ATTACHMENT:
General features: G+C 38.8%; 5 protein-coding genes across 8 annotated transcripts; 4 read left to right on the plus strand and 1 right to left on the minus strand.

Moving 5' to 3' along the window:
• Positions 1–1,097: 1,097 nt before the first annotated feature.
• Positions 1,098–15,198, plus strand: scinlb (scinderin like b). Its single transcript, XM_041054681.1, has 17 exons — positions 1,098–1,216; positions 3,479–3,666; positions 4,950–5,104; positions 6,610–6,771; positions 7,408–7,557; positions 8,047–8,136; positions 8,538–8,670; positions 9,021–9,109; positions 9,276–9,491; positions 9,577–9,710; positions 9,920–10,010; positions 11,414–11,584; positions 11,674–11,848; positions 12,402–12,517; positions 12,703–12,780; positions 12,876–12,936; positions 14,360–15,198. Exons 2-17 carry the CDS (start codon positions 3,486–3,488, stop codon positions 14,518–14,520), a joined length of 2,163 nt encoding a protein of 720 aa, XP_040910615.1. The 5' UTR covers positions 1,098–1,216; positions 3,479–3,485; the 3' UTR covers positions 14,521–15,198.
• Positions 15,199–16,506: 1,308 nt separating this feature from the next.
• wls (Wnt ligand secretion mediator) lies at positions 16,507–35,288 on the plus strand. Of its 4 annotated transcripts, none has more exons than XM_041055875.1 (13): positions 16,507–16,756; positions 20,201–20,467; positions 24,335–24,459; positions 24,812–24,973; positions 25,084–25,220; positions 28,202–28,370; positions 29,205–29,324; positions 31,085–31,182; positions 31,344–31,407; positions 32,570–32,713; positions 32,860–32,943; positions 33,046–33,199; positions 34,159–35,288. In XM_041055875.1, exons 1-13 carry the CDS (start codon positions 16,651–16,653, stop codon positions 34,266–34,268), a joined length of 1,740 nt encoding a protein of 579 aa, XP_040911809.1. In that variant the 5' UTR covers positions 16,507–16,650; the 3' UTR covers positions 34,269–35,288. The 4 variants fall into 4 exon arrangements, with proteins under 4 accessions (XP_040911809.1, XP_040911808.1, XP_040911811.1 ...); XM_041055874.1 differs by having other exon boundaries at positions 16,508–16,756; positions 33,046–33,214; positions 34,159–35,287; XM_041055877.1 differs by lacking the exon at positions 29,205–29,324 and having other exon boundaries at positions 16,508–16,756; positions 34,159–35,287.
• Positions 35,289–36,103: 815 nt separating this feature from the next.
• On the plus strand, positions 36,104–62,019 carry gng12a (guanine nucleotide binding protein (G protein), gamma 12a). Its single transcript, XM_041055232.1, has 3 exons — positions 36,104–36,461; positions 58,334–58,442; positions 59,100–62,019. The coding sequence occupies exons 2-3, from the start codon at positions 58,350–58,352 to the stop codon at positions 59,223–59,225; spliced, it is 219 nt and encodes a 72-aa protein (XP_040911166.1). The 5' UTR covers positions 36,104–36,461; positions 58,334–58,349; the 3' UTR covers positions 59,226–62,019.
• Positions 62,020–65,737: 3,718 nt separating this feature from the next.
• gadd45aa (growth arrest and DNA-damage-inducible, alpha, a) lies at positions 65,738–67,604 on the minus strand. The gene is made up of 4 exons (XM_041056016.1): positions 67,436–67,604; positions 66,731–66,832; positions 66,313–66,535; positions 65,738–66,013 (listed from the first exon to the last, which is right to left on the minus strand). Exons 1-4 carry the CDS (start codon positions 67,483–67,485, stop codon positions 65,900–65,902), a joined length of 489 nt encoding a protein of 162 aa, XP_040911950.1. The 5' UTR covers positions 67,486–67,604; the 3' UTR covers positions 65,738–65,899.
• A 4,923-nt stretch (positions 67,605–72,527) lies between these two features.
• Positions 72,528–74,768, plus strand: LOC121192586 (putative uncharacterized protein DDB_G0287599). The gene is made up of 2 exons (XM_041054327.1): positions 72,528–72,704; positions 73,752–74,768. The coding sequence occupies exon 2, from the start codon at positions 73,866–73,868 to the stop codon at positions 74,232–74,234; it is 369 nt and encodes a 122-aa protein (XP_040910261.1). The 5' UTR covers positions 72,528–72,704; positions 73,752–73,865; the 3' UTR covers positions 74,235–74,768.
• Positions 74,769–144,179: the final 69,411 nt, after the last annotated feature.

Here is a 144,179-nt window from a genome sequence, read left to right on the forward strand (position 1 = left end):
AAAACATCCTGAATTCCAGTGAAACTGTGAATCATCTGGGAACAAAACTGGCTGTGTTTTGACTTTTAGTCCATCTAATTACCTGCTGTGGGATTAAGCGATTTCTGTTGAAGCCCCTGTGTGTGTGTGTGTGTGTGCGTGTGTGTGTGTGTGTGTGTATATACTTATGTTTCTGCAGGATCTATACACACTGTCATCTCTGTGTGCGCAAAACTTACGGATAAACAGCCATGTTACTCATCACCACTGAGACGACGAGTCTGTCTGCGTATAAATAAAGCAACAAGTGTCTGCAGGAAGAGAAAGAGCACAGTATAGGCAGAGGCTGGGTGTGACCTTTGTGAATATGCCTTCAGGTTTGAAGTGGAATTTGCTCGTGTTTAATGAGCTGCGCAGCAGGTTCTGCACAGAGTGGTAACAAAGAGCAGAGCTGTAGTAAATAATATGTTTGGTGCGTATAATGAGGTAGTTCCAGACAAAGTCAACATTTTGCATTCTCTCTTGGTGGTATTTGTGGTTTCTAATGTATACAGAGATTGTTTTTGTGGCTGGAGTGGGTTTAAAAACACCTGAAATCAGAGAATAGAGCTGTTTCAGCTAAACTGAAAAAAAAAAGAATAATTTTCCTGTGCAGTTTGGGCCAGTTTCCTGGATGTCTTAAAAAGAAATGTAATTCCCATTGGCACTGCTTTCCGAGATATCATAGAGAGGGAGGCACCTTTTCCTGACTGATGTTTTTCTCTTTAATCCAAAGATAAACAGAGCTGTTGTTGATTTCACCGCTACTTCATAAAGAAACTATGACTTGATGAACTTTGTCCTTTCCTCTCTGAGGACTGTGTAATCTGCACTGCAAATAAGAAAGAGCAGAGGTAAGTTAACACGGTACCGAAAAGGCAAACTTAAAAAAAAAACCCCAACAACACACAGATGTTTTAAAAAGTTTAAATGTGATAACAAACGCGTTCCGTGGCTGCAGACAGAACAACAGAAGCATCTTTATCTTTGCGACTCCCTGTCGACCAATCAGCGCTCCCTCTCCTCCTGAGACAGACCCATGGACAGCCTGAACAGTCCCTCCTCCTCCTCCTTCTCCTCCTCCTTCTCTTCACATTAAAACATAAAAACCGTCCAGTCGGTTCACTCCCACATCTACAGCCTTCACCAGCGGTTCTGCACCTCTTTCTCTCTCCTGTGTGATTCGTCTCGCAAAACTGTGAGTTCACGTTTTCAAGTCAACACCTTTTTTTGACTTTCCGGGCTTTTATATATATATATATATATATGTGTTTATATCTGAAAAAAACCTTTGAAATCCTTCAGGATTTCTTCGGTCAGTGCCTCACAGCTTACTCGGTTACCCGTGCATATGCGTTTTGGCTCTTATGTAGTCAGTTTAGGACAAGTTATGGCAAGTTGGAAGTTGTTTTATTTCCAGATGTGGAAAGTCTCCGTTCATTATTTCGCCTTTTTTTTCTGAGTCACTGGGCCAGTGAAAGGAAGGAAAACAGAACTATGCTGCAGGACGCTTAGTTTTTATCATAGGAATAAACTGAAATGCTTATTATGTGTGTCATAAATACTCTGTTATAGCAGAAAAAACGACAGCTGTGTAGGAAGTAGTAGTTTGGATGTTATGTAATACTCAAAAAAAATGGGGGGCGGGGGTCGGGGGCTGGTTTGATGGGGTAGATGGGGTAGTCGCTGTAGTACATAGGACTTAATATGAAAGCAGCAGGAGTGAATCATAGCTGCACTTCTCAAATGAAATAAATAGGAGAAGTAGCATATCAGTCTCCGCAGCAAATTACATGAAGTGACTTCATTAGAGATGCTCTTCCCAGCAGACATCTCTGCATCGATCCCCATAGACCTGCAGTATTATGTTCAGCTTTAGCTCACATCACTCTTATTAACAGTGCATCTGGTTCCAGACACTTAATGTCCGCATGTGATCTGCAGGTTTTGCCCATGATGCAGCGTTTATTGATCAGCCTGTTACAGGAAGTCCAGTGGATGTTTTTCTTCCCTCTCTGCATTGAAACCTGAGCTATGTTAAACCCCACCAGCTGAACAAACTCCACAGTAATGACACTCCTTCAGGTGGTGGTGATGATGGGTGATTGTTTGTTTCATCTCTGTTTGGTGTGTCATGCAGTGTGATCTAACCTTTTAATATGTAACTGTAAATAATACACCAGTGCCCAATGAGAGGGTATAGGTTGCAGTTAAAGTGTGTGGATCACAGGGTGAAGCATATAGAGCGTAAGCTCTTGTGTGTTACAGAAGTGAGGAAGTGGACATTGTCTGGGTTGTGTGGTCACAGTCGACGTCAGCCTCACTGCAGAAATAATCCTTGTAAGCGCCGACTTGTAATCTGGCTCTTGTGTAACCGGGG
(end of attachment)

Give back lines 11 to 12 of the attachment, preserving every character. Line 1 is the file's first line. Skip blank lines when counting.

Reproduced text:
• A 4,923-nt stretch (positions 67,605–72,527) lies between these two features.
• Positions 72,528–74,768, plus strand: LOC121192586 (putative uncharacterized protein DDB_G0287599). The gene is made up of 2 exons (XM_041054327.1): positions 72,528–72,704; positions 73,752–74,768. The coding sequence occupies exon 2, from the start codon at positions 73,866–73,868 to the stop codon at positions 74,232–74,234; it is 369 nt and encodes a 122-aa protein (XP_040910261.1). The 5' UTR covers positions 72,528–72,704; positions 73,752–73,865; the 3' UTR covers positions 74,235–74,768.